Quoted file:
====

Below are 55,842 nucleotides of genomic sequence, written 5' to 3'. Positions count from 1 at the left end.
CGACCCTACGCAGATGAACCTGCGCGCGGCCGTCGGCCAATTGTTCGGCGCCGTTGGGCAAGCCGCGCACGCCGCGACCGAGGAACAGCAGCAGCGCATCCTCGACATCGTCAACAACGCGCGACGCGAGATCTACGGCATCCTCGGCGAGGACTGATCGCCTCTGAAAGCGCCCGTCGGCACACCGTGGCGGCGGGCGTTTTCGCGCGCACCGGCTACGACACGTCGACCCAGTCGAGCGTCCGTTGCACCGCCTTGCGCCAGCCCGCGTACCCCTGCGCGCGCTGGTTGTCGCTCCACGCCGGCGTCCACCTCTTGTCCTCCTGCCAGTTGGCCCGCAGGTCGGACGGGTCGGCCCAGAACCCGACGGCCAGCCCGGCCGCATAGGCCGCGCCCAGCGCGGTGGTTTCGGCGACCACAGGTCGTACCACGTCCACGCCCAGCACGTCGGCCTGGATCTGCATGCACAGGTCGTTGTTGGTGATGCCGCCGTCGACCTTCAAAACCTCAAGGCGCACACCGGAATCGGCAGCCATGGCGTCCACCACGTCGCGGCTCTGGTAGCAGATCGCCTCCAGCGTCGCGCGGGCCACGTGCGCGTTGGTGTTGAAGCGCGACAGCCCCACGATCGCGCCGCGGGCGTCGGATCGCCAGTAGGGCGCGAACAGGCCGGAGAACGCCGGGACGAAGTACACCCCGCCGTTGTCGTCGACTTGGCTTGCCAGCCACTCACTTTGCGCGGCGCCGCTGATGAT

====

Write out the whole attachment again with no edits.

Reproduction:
Below are 55,842 nucleotides of genomic sequence, written 5' to 3'. Positions count from 1 at the left end.
CGACCCTACGCAGATGAACCTGCGCGCGGCCGTCGGCCAATTGTTCGGCGCCGTTGGGCAAGCCGCGCACGCCGCGACCGAGGAACAGCAGCAGCGCATCCTCGACATCGTCAACAACGCGCGACGCGAGATCTACGGCATCCTCGGCGAGGACTGATCGCCTCTGAAAGCGCCCGTCGGCACACCGTGGCGGCGGGCGTTTTCGCGCGCACCGGCTACGACACGTCGACCCAGTCGAGCGTCCGTTGCACCGCCTTGCGCCAGCCCGCGTACCCCTGCGCGCGCTGGTTGTCGCTCCACGCCGGCGTCCACCTCTTGTCCTCCTGCCAGTTGGCCCGCAGGTCGGACGGGTCGGCCCAGAACCCGACGGCCAGCCCGGCCGCATAGGCCGCGCCCAGCGCGGTGGTTTCGGCGACCACAGGTCGTACCACGTCCACGCCCAGCACGTCGGCCTGGATCTGCATGCACAGGTCGTTGTTGGTGATGCCGCCGTCGACCTTCAAAACCTCAAGGCGCACACCGGAATCGGCAGCCATGGCGTCCACCACGTCGCGGCTCTGGTAGCAGATCGCCTCCAGCGTCGCGCGGGCCACGTGCGCGTTGGTGTTGAAGCGCGACAGCCCCACGATCGCGCCGCGGGCGTCGGATCGCCAGTAGGGCGCGAACAGGCCGGAGAACGCCGGGACGAAGTACACCCCGCCGTTGTCGTCGACTTGGCTTGCCAGCCACTCACTTTGCGCGGCGCCGCTGATGAT